Attribution Still a Huge Challenge for B2B Marketers: Report

Posted on by Beth Negus Viveiros

Lengthy sales cycles, numerous touchpoints and too much data are among the biggest hurdles B2B marketers face when it comes to accurate attribution.

“Attribution will always be the Holy Grail,” says Kim Weisensee Brown, global marketing leader for GE Renewable Energy and founder of Centrally Human LLC. “I don’t think we’ll ever get to a place of perfect attribution. You need to see what is connected and what isn’t—it’s like trying to map an airplane route while the plane is in the air, and that is challenging.”

In Chief Marketer’s recently released 2019 B2B Marketing Outlook report, respondents lamented that the complexity of their sales cycle made it difficult to determine what was really having an impact.

“We have multiple sources of leads over a long timeline, so no one single source really gets all the credit,” said a respondent. “Understanding what pieces of content helped with conversion is tricky.”

“Easily telling the full attribution story, including what influenced the sale, and justifying channel investments is hard when you look at first and last touch only,” added another, noting the plethora of content platforms and channels is daunting.

“You can get paralyzed by the scope of what you want to do, and end up over analyzing and then have trouble connecting things,” notes Brown.


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It can be challenging to figure out which touchpoints are truly moving the needle. Brown notes that one client stopped running display ads for a few weeks, so they could measure the potential list or drop that was seen. “If you turn something off for a few weeks, you can start to see the impact of the channel.”

In our B2B Outlook survey, cost of conversion was cited as the metric that mattered most in attribution, followed by amount of time to convert, channel, first click and last click.

Most people have an overwhelming number of data collection points, notes digital marketing consultant and host of the podcast “A Shark’s Perspective” Kenneth Kinney.

“They think they have good attribution capabilities but they do not. Companies are trying to get away from that last click mentality but they live in siloed environments,” Kinney notes. “You have departments that do their jobs extremely well in their silos, but they’re not using the data to build their personas together. People fumble in the coordination between campaigns because they don’t truly understand where that customer was touched and where they converted. It’s a big problem.”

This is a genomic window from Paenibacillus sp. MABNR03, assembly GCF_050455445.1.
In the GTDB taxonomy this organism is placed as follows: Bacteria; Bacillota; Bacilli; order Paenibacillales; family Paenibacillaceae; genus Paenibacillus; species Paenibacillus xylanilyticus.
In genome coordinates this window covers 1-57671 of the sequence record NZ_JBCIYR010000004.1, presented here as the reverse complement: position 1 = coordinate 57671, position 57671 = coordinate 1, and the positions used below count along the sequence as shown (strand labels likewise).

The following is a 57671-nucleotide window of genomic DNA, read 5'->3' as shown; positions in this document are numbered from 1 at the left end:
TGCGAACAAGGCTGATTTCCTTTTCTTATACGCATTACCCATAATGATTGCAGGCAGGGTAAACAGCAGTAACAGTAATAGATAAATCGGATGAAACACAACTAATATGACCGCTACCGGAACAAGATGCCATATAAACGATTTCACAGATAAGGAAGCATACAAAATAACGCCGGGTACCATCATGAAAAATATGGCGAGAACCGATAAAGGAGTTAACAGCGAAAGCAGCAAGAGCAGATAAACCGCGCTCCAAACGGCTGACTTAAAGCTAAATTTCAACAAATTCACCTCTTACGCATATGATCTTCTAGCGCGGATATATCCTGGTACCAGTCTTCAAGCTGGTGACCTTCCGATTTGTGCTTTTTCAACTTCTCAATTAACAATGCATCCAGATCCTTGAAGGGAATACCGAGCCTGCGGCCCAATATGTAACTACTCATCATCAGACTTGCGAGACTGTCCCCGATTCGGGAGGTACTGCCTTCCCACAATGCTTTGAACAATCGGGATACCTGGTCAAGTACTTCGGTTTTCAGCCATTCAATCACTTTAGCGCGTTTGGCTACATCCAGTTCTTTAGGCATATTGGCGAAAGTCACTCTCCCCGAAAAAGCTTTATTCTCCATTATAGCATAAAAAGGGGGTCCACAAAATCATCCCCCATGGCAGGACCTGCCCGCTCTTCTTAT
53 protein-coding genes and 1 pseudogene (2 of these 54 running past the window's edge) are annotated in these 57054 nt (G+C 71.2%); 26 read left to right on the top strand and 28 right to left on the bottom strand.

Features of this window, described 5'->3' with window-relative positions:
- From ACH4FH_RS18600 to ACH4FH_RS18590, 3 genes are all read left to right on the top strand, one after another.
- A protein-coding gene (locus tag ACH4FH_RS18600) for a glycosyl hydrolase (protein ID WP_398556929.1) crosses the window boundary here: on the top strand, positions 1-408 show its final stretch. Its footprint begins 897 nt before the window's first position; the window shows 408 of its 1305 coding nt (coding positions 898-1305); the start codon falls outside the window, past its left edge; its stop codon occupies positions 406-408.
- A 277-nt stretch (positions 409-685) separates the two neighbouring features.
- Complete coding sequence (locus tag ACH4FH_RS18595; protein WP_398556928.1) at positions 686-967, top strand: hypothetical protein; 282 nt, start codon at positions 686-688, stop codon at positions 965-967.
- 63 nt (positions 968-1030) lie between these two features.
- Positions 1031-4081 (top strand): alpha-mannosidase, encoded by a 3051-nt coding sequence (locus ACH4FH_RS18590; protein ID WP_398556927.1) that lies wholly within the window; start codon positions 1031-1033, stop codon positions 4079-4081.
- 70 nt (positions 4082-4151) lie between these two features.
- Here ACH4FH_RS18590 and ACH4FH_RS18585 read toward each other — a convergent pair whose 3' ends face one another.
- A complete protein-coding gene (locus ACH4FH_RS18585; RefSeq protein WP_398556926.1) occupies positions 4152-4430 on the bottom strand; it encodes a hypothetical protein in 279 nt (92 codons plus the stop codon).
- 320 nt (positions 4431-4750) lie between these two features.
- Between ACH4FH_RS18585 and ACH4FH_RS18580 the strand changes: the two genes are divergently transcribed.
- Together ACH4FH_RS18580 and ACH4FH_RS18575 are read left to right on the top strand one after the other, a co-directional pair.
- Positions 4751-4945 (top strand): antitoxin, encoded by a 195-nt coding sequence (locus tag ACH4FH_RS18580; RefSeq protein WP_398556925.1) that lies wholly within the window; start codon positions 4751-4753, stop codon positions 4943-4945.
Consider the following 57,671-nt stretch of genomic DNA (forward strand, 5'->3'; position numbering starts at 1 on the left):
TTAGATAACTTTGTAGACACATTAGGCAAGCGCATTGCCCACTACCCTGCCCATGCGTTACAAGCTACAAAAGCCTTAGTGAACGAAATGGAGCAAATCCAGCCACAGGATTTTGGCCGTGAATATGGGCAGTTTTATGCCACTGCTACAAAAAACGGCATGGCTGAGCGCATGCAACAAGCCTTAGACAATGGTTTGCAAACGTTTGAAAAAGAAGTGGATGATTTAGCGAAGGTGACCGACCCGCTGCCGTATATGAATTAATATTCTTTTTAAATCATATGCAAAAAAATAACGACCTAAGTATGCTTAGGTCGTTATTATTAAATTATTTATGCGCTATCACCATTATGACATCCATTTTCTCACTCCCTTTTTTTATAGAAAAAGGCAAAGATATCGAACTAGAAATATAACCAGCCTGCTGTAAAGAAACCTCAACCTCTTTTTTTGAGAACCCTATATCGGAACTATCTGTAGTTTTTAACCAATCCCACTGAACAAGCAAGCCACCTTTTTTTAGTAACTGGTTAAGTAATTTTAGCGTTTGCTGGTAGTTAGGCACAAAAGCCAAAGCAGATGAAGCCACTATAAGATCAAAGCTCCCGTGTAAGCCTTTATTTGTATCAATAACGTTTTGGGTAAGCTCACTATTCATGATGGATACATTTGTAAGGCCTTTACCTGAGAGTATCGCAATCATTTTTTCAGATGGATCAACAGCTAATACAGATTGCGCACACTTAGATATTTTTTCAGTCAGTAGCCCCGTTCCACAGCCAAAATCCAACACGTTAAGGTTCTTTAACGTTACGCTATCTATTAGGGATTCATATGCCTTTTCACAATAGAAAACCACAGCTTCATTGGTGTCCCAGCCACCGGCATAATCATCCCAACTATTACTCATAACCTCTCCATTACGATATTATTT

“Marketing has evolved so much—last touch isn’t the most effective way to gauge success, but neither is first touch,” notes Mike Neumeier, principal of Arketi Group. “There are so many messages out in the marketplace and so many ways to reach your audience. There is so much data accessible to marketers today, but I’m not sure we’re better than we were before.”

“You can’t have a single touch campaign,” adds Euphemia Erikson, vp and head of product marketing at First Data. “We try to look at what is happening at different points in time and see how it all fits together, to see the big picture.”

A recent report from Nielsen found that only 25 percent of marketers have a high level of confidence in their ability to measure the ROI of their media spend. Seventy-nine percent of marketers said they expect to increase their investments in analytics and attribution over the next 12 months.

attributionFive Killer Tips for Better Marketing Attribution

  1. Map the buyer’s journey. Create a logical pathway for visitors, so you can offer content tailored to unique buyer personas at relevant stages in the sales cycle. Think about your goal, says Jen Spencer, vp-sales and marketing at SmartBug Media. “Start with the end in mind, reverse engineer your marketing campaign, and set up ‘mile markers’ along the way to track trends in your prospects’ digital footprints.”
  2. Keep the call to action clear. “I’ve always said that the confused buyer always says no,” says Kinney. “If you’re not really giving them a clear and concise message, people get too distracted by other things. You need to know where they are converting and why they are converting. Was it a conversation in a call center or a button on a landing page? If you don’t know what led them in, you can’t optimize.
  3. Get your sales team involved. In B2B, many of the high-touch relationships exist within the sale team, so it is imperative to get reps to work as marketers and enter data into Salesforce. “You need to digitize this very human pipeline,” says Brown. “It’s a lot of manual work, but if you get sales on board and get them to spend time working with marketing, they will see that it will help them create context with customers in meetings.”
  4. Have a consistent message for the customer. When leads come in, make sure everything from the first email they see onwards is optimized to engage the prospect, says Kinney. “Do all your landing pages speak the same messages? You may have two or three different agencies working [on a campaign]. Are they coordinating? Are they speaking the right language? You need to make everything about the customer—nothing else you do or say matters.”
  5. Don’t forget to ask the most important question. “Ask every single customer ‘where did you hear about us?’” says Gordon Brott, senior director of marketing at OnDeck, an online lending company offering financing options to small businesses. “If they just say ‘online,’ don’t take that as an answer. Dig down and you’ll find amazing data that will help you in the long run. “

For more on marketing attribution, lead nurturing trends, martech challenges and insight on where B2B marketers will be investing their budget next year, download our new 2019 B2B Marketing Outlook report.

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